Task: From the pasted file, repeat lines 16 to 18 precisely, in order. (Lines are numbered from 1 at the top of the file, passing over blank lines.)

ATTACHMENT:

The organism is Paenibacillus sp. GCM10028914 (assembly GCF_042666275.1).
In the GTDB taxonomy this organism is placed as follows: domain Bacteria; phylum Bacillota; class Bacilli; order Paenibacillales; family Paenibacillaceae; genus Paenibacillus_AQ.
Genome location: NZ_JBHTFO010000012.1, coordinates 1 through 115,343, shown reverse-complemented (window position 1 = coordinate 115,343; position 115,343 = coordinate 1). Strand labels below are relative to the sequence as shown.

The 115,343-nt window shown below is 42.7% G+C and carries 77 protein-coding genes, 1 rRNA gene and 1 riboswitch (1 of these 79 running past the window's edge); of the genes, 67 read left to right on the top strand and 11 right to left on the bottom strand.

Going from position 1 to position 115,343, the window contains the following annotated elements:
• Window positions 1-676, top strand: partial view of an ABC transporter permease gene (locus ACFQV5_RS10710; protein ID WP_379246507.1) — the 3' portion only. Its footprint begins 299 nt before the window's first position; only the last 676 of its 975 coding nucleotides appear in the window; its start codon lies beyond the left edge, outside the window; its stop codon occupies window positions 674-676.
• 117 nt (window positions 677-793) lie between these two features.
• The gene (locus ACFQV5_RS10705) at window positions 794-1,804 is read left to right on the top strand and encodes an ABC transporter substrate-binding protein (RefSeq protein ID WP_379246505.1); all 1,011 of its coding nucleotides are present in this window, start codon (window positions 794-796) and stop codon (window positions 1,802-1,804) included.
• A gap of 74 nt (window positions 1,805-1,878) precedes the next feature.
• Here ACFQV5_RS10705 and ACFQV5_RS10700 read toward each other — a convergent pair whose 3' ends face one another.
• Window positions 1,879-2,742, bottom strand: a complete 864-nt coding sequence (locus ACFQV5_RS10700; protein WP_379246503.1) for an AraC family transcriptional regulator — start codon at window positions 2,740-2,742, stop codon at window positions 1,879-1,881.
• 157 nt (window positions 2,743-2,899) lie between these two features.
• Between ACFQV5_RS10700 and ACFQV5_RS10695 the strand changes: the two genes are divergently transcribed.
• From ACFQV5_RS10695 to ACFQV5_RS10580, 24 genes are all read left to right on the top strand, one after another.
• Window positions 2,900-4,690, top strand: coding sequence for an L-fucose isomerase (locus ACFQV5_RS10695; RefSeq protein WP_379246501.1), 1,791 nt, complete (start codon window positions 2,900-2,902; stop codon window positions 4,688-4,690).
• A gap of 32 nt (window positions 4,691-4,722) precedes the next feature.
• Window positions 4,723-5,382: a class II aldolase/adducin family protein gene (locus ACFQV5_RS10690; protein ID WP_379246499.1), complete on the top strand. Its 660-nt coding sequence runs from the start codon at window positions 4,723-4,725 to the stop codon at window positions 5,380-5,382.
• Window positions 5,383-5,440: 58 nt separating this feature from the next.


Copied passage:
• A gap of 32 nt (window positions 4,691-4,722) precedes the next feature.
• Window positions 4,723-5,382: a class II aldolase/adducin family protein gene (locus ACFQV5_RS10690; protein ID WP_379246499.1), complete on the top strand. Its 660-nt coding sequence runs from the start codon at window positions 4,723-4,725 to the stop codon at window positions 5,380-5,382.
• Window positions 5,383-5,440: 58 nt separating this feature from the next.